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Protein purification handbook

Effect of Particle Size Distribution of Magnetic Particles in Protein Purification Processes

In order to ensure the success of a protocol, it is essential to have a clear and unbiased knowledge base and a reliable source of reference material. When trying to decide the best platform or application to use for a process, it is critical to ensure that the information on which the decision will be based is generic and factual, and not propagated as promotional data.

The use of magnetic particles in protein purification processes presents many benefits compared to classical procedures, being process simplicity and time saving the most relevant. These benefits are highly detailed in our protein purification handbook. There are many factors and variables that can potentially influence the success of the process. However the properties of the magnetic particles to be used, in addition to the magnetic equipment used for the separation, stand out among them.

It is known that the mean particle size of the magnetic beads mostly governs the purification process. This is because the lower the mean particle size the higher the surface available for protein binding. However, increasing the particle size gives higher magnetic forces and therefore reduces the process. In that sense, there is a compromise between binding capacity and process time.

In order to fulfill the different necessities, magnetic particle suppliers usually offer magnetic dispersions with different mean particle sizes. However, there is another variable that has not had as much attention as the main particle size and in fact can highly affect the behavior of the process: the particle size distribution (PSD). Well known and reported conditions of non-magnetic particle synthesis allow the production of highly monodisperse dispersions with very low variance in particle size. However, the incorporation of an inorganic compound in order to manufacture the magnetic dispersions complicates the production process, and broadening of the PSD is not easy to avoid.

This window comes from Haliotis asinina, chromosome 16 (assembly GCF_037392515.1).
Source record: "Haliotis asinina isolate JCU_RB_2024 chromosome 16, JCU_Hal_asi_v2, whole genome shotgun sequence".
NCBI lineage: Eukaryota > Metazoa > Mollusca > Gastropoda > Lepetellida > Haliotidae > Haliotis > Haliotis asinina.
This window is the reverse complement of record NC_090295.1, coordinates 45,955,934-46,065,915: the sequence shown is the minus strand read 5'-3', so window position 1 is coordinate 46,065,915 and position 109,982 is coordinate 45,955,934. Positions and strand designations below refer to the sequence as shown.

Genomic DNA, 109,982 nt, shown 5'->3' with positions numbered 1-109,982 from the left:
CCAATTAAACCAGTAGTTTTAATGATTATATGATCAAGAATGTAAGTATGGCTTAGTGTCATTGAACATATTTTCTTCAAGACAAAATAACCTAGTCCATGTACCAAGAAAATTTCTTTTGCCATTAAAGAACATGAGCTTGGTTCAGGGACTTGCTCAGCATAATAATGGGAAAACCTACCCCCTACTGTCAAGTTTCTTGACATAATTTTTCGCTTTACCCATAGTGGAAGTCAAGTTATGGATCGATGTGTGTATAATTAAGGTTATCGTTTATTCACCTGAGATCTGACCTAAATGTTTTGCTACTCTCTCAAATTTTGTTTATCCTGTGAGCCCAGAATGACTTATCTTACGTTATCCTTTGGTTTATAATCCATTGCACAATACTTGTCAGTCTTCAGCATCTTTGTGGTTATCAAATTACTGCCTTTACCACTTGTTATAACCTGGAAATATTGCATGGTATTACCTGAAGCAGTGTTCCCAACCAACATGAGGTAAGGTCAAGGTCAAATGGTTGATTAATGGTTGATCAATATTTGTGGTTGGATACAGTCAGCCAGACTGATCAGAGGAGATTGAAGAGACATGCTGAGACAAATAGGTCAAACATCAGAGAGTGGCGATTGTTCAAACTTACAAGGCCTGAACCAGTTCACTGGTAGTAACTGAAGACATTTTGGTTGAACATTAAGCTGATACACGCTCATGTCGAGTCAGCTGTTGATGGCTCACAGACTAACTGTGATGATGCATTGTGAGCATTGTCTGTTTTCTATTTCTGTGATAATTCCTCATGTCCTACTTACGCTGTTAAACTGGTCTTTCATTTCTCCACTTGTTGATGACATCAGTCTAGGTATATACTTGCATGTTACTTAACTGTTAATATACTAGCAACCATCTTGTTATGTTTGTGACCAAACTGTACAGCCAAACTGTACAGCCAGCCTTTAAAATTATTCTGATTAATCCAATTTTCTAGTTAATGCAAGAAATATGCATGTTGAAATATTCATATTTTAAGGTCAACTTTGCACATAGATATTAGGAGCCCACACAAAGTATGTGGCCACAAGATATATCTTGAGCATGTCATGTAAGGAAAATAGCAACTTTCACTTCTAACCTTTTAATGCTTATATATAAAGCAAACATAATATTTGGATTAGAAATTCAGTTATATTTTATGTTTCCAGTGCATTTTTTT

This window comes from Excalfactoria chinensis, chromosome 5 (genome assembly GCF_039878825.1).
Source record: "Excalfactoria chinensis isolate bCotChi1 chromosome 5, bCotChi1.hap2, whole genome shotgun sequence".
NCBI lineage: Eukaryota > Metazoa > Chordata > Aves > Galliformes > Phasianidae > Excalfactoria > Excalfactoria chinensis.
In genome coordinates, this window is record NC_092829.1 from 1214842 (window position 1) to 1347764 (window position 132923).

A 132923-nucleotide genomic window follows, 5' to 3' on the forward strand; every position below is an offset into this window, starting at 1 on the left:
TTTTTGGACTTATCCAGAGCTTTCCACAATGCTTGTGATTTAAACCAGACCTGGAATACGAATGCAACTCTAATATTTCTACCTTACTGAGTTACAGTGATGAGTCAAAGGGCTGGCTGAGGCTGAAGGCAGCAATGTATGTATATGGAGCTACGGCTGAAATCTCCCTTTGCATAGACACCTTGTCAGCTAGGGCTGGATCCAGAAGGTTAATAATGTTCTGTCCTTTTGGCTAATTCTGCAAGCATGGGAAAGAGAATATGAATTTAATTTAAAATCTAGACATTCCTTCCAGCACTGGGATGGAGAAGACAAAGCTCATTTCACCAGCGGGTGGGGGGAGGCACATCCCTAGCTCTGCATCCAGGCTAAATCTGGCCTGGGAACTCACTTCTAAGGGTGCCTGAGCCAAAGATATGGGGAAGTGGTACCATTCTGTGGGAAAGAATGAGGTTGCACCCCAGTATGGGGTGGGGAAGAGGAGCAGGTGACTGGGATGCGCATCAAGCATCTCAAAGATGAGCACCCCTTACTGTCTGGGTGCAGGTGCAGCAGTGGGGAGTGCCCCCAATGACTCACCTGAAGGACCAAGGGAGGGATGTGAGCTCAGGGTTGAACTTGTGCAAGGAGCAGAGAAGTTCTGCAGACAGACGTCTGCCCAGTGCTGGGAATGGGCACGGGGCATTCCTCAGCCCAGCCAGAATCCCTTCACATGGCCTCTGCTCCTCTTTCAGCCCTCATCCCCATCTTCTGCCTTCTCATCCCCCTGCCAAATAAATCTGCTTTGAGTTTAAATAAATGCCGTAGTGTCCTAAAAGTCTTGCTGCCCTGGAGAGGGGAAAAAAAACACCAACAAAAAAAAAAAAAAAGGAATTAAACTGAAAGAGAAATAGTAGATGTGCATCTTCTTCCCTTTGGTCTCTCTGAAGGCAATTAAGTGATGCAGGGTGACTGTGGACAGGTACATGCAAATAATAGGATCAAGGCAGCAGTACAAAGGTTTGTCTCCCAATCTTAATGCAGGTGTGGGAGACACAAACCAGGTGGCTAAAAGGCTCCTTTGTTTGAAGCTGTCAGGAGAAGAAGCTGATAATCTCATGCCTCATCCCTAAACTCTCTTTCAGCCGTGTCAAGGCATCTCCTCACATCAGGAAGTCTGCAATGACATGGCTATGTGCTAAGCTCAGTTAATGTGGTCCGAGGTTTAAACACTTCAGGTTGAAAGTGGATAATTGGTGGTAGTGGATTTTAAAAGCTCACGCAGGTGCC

In protein purification it is mandatory to obtain a strict control of the protein binding to magnetic particles in order to obtain satisfactory and reproducible results. For this reason the use of magnetic particles with broad PSD is a focus of variability that affects negatively to the process. The use of magnetic particles with broad PSD gives differences in the amount of ligand incorporated and in the separation speed, which affect directly in the protein purification yield. This variability is critical in screening processes (where small amounts of product are used), but also in industrial scale where a robust lot-to-lot and intralot reproducibility is essential. Besides, this variability can be especially important if the proper magnetic separation equipment is not used.

This lack of attention to the PSD from some manufacturers could be related to the difficulty for a proper characterization of the magnetic dispersions. For example, the PSDs obtained by dynamic light scattering differ from real ones when broad or multimodal samples are measured, mainly above micron scale. In addition, using imaging characterization techniques like transmission or scanning electron microscopes it is really difficult to distinguish between aggregated particles and aggregates formed during the drying step of the sample.